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Atmospheric Science Overview - Preparation - Day In The Life - Earnings - Employment - Career Path Forecast - Professional Organizations -
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Day in the Life
Weather stations are found everywhere -- at airports, in or near cities, and in isolated and remote areas. Some atmospheric scientists also spend time observing weather conditions and collecting data from aircraft. Weather forecasters who work for radio or television stations broadcast their reports from station studios, and may work evenings and weekends. Meteorologists in smaller weather offices often work alone; in larger ones, they work as part of a team. Those who work for private consulting firms or for companies analyzing and monitoring emissions to improve air quality usually work with other scientists or engineers; fieldwork and travel may be common for these workers.

Most weather stations operate around the clock, 7 days a week. Jobs in such facilities usually involve night, weekend, and holiday work, often with rotating shifts. During weather emergencies, such as hurricanes, meteorologists may work overtime. Operational meteorologists also are often under pressure to meet forecast deadlines. Meteorologists who are not involved in forecasting tasks work regular hours, usually in offices.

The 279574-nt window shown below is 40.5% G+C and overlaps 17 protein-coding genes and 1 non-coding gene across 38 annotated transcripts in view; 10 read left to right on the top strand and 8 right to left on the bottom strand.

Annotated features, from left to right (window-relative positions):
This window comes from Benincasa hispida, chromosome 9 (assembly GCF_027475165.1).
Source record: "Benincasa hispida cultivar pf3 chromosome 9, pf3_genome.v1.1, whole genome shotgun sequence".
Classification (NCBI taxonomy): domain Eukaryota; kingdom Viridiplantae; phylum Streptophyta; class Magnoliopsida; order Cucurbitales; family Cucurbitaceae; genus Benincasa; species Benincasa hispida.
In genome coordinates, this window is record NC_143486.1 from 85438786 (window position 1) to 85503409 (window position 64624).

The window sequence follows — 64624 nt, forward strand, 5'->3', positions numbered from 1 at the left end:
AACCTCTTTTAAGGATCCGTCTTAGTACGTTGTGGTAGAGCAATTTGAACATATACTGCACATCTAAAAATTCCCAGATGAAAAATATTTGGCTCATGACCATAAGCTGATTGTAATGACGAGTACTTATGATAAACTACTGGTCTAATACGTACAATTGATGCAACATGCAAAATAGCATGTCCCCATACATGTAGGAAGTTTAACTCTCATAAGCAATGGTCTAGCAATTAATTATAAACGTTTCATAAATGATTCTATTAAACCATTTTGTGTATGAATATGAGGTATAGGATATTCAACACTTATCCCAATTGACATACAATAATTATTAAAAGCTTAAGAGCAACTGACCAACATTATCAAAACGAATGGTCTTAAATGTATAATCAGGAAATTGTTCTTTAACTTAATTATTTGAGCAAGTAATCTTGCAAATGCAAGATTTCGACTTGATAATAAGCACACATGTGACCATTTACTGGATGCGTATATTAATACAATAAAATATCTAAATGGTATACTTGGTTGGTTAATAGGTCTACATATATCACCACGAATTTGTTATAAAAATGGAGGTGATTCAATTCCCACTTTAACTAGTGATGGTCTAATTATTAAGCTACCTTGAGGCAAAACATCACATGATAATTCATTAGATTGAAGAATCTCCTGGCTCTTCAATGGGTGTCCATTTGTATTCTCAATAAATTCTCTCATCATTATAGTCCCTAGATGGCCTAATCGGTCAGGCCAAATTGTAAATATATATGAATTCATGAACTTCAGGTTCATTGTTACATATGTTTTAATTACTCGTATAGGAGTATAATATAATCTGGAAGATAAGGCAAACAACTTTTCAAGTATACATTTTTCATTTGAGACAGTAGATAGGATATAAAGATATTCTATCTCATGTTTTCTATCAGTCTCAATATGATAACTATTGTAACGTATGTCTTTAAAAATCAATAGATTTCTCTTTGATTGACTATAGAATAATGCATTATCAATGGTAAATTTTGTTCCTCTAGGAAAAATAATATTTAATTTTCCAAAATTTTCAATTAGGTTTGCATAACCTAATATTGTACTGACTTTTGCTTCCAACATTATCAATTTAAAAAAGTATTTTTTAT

Beginning atmospheric scientists often do routine data collection, computation, or analysis, and some basic forecasting. Entry-level operational meteorologists in the Federal Government usually are placed in intern positions for training and experience. During this period, they learn about the Weather Service's forecasting equipment and procedures, and rotate to different offices to learn about various weather systems. After completing the training period, they are assigned to a permanent duty station.

Experienced meteorologists may advance to supervisory or administrative jobs, or may handle more complex forecasting jobs. After several years of experience, some meteorologists establish their own weather consulting services.

Note: Some resources in this section are provided by the the US Department of Labor, Bureau of Labor Statistics.


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